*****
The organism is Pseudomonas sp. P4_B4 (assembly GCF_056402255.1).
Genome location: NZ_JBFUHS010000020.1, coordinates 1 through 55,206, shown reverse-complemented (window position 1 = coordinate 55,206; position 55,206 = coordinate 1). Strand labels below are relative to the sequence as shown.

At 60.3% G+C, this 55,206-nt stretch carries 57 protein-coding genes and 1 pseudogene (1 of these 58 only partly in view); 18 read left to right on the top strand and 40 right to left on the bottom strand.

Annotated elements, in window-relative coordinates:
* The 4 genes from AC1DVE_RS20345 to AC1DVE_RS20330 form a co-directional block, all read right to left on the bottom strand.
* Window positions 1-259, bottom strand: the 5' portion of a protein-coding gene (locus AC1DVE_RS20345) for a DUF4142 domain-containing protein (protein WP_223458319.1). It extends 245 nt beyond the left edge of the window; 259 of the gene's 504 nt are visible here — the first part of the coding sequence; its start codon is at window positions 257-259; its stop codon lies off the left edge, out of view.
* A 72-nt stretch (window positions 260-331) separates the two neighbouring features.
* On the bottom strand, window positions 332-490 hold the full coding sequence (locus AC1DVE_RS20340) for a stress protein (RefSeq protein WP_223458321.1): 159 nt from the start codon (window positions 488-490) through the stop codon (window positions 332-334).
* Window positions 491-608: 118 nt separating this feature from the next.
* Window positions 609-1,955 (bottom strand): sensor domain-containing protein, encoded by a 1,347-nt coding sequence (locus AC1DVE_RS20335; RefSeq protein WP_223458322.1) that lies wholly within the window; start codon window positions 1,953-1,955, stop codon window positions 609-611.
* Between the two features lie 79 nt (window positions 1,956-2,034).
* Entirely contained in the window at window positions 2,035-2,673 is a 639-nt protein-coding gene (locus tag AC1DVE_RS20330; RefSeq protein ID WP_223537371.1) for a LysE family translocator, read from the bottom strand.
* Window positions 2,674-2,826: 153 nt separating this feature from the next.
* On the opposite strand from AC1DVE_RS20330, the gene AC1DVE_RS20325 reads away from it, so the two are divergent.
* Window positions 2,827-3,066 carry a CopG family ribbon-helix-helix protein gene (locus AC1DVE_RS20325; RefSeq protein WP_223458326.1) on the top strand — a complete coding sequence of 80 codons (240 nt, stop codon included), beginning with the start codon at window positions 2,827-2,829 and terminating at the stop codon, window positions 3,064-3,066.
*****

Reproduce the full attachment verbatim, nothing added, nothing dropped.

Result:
The organism is Pseudomonas sp. P4_B4 (assembly GCF_056402255.1).
Genome location: NZ_JBFUHS010000020.1, coordinates 1 through 55,206, shown reverse-complemented (window position 1 = coordinate 55,206; position 55,206 = coordinate 1). Strand labels below are relative to the sequence as shown.

At 60.3% G+C, this 55,206-nt stretch carries 57 protein-coding genes and 1 pseudogene (1 of these 58 only partly in view); 18 read left to right on the top strand and 40 right to left on the bottom strand.

Annotated elements, in window-relative coordinates:
* The 4 genes from AC1DVE_RS20345 to AC1DVE_RS20330 form a co-directional block, all read right to left on the bottom strand.
* Window positions 1-259, bottom strand: the 5' portion of a protein-coding gene (locus AC1DVE_RS20345) for a DUF4142 domain-containing protein (protein WP_223458319.1). It extends 245 nt beyond the left edge of the window; 259 of the gene's 504 nt are visible here — the first part of the coding sequence; its start codon is at window positions 257-259; its stop codon lies off the left edge, out of view.
* A 72-nt stretch (window positions 260-331) separates the two neighbouring features.
* On the bottom strand, window positions 332-490 hold the full coding sequence (locus AC1DVE_RS20340) for a stress protein (RefSeq protein WP_223458321.1): 159 nt from the start codon (window positions 488-490) through the stop codon (window positions 332-334).
* Window positions 491-608: 118 nt separating this feature from the next.
* Window positions 609-1,955 (bottom strand): sensor domain-containing protein, encoded by a 1,347-nt coding sequence (locus AC1DVE_RS20335; RefSeq protein WP_223458322.1) that lies wholly within the window; start codon window positions 1,953-1,955, stop codon window positions 609-611.
* Between the two features lie 79 nt (window positions 1,956-2,034).
* Entirely contained in the window at window positions 2,035-2,673 is a 639-nt protein-coding gene (locus tag AC1DVE_RS20330; RefSeq protein ID WP_223537371.1) for a LysE family translocator, read from the bottom strand.
* Window positions 2,674-2,826: 153 nt separating this feature from the next.
* On the opposite strand from AC1DVE_RS20330, the gene AC1DVE_RS20325 reads away from it, so the two are divergent.
* Window positions 2,827-3,066 carry a CopG family ribbon-helix-helix protein gene (locus AC1DVE_RS20325; RefSeq protein WP_223458326.1) on the top strand — a complete coding sequence of 80 codons (240 nt, stop codon included), beginning with the start codon at window positions 2,827-2,829 and terminating at the stop codon, window positions 3,064-3,066.